Laparoscopic Hemorrhage: Do We Have to Open?
You’re dissecting Calot’s triangle during a routine elective cholecystectomy. Sure, the patient is rather large, but you’ve done this dissection hundreds of times before without breaking a sweat. This time, however, as you spread your Maryland dissector to clear some remaining tissue just medial to the cystic artery, the blood begins to spill at a shockingly rapid rate. You immediately feel a sick sensation in the pit of your gut.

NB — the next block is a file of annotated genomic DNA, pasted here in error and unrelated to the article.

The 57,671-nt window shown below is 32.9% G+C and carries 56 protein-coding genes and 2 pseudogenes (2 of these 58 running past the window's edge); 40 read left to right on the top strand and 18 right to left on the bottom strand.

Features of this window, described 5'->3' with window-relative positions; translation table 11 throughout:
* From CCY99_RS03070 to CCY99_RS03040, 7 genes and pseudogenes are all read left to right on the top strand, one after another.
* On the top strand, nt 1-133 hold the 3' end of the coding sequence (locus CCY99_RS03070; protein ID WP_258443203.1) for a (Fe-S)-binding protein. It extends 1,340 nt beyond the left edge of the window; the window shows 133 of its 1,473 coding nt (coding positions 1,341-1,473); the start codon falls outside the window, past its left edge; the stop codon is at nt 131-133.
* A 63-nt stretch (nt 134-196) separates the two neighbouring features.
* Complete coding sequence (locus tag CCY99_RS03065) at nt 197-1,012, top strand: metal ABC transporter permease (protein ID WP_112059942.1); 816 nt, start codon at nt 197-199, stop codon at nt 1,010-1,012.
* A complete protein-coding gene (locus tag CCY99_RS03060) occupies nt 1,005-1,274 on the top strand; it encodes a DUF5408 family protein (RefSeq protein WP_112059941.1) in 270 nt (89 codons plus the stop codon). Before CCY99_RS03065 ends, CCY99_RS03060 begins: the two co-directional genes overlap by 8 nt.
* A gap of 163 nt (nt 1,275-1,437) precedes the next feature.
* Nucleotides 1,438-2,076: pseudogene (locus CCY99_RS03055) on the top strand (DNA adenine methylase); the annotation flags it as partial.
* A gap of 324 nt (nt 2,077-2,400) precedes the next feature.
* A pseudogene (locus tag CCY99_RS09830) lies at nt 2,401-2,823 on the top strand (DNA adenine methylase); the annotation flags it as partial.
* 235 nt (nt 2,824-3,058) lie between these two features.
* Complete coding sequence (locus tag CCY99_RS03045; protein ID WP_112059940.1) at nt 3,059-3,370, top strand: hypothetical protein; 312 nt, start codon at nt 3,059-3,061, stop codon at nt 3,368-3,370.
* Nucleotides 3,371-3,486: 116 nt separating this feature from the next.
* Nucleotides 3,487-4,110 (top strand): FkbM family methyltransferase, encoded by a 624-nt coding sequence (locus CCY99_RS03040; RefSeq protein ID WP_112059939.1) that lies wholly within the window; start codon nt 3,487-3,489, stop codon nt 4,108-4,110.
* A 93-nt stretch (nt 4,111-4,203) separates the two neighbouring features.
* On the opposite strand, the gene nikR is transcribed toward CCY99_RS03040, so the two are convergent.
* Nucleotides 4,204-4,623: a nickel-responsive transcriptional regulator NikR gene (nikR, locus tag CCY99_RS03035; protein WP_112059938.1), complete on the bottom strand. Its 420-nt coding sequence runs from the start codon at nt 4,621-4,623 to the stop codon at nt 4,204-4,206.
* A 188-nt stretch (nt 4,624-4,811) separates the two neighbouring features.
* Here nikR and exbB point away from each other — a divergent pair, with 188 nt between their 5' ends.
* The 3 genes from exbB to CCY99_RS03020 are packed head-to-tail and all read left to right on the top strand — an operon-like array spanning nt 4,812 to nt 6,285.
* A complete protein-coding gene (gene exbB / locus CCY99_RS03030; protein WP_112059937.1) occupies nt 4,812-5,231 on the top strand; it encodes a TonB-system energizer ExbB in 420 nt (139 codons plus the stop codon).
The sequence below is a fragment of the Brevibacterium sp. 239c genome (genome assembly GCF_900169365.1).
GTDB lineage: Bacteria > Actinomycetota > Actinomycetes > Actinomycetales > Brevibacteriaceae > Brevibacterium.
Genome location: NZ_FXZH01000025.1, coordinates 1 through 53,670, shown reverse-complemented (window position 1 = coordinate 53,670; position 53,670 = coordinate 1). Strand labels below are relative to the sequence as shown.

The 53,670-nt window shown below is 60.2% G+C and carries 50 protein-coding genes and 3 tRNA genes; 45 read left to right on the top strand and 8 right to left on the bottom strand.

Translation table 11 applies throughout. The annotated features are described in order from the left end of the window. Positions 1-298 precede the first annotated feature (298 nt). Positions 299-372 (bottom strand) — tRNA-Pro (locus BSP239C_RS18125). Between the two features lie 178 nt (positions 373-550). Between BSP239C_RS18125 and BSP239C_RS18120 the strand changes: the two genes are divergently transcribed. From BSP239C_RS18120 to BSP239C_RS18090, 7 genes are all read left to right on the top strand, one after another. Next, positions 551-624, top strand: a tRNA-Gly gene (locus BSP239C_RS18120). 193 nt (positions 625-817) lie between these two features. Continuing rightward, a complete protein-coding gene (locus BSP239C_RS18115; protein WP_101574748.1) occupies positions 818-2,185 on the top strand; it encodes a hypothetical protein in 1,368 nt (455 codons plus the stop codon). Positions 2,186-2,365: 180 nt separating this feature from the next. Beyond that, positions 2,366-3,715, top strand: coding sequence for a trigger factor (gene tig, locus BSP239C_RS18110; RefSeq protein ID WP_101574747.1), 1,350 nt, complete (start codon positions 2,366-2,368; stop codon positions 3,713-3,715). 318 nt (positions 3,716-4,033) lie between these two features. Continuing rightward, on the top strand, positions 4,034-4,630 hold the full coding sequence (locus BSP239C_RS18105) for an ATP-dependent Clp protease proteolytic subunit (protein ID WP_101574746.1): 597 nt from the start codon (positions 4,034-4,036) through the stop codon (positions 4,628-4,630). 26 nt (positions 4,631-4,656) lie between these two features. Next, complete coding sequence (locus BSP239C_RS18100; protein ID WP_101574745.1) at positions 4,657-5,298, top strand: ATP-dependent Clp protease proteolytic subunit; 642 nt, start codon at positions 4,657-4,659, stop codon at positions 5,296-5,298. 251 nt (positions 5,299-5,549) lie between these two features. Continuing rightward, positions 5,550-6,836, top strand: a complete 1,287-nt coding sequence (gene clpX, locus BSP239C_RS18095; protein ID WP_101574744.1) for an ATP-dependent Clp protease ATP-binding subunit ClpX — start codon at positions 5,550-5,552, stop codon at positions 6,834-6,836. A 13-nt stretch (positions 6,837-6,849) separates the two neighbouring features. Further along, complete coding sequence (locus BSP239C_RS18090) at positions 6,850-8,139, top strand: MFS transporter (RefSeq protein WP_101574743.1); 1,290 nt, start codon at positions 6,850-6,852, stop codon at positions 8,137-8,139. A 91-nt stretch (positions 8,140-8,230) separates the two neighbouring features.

Instinctively, you grab your 5 mm suction irrigator to evacuate some of the blood, but the suction immediately becomes clogged. You press the irrigation button to force the clot from the suction catheter, but this only causes more fluid to spill into the surgical field, further obscuring your view. As more blood spills, the image on the monitor begins to dim as the blood absorbs the light. You ask for a 4 × 4 Ray-Tec© gauze to help mop up the mess, but when you try to insert it into the abdomen, you realize that it won’t fit through any of the tiny 5 mm trocars. You ask for a 10 mm trocar, but there aren’t any in the room. Now, with a slightly raised voice, you ask for the 5 mm clip applier instead. As you insert the instrument, a spurt of blood splashes across the camera lens—lights out. You quickly clean and reinsert the camera, but the patient begins to buck. As you yell to the anesthesia team to administer more paralytic agent, the camera gets smudged yet again. The nurse anesthetist informs you that the patient’s blood pressure is dropping precipitously. Realizing the gravity of the situation, you finally decide to cut your losses and convert to a laparotomy. You yell to the scrub nurse for a scalpel, but, as you glance over, you realize she only has a tiny #11 scalpel blade on the set.